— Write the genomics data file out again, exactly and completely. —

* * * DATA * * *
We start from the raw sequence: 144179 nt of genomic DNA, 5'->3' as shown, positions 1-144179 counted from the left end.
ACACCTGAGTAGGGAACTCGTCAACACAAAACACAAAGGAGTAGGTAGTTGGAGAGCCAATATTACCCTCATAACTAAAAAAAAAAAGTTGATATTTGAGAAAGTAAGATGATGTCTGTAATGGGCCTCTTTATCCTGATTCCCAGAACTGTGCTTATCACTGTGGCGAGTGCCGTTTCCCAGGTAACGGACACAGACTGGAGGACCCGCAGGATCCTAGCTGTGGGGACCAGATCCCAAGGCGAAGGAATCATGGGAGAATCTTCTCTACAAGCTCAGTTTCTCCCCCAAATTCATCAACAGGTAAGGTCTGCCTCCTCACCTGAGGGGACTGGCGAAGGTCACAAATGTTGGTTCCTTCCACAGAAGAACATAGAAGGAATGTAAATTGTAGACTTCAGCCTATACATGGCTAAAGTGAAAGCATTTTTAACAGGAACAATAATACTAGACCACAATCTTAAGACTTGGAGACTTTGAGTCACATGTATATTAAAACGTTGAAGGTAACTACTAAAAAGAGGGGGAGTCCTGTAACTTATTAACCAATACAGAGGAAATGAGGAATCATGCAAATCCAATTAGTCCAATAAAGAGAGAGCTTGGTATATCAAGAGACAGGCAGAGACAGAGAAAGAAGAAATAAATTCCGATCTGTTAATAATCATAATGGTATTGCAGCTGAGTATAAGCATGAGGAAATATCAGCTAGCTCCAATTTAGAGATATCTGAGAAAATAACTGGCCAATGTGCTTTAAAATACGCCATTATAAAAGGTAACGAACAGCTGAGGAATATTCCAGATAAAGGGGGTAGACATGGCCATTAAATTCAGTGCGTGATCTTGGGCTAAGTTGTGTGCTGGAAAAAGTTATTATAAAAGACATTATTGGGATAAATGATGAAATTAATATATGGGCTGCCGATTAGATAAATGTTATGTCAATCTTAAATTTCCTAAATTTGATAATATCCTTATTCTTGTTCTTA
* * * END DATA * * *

We start from the raw sequence: 144179 nt of genomic DNA, 5'->3' as shown, positions 1-144179 counted from the left end.
ACACCTGAGTAGGGAACTCGTCAACACAAAACACAAAGGAGTAGGTAGTTGGAGAGCCAATATTACCCTCATAACTAAAAAAAAAAAGTTGATATTTGAGAAAGTAAGATGATGTCTGTAATGGGCCTCTTTATCCTGATTCCCAGAACTGTGCTTATCACTGTGGCGAGTGCCGTTTCCCAGGTAACGGACACAGACTGGAGGACCCGCAGGATCCTAGCTGTGGGGACCAGATCCCAAGGCGAAGGAATCATGGGAGAATCTTCTCTACAAGCTCAGTTTCTCCCCCAAATTCATCAACAGGTAAGGTCTGCCTCCTCACCTGAGGGGACTGGCGAAGGTCACAAATGTTGGTTCCTTCCACAGAAGAACATAGAAGGAATGTAAATTGTAGACTTCAGCCTATACATGGCTAAAGTGAAAGCATTTTTAACAGGAACAATAATACTAGACCACAATCTTAAGACTTGGAGACTTTGAGTCACATGTATATTAAAACGTTGAAGGTAACTACTAAAAAGAGGGGGAGTCCTGTAACTTATTAACCAATACAGAGGAAATGAGGAATCATGCAAATCCAATTAGTCCAATAAAGAGAGAGCTTGGTATATCAAGAGACAGGCAGAGACAGAGAAAGAAGAAATAAATTCCGATCTGTTAATAATCATAATGGTATTGCAGCTGAGTATAAGCATGAGGAAATATCAGCTAGCTCCAATTTAGAGATATCTGAGAAAATAACTGGCCAATGTGCTTTAAAATACGCCATTATAAAAGGTAACGAACAGCTGAGGAATATTCCAGATAAAGGGGGTAGACATGGCCATTAAATTCAGTGCGTGATCTTGGGCTAAGTTGTGTGCTGGAAAAAGTTATTATAAAAGACATTATTGGGATAAATGATGAAATTAATATATGGGCTGCCGATTAGATAAATGTTATGTCAATCTTAAATTTCCTAAATTTGATAATATCCTTATTCTTGTTCTTA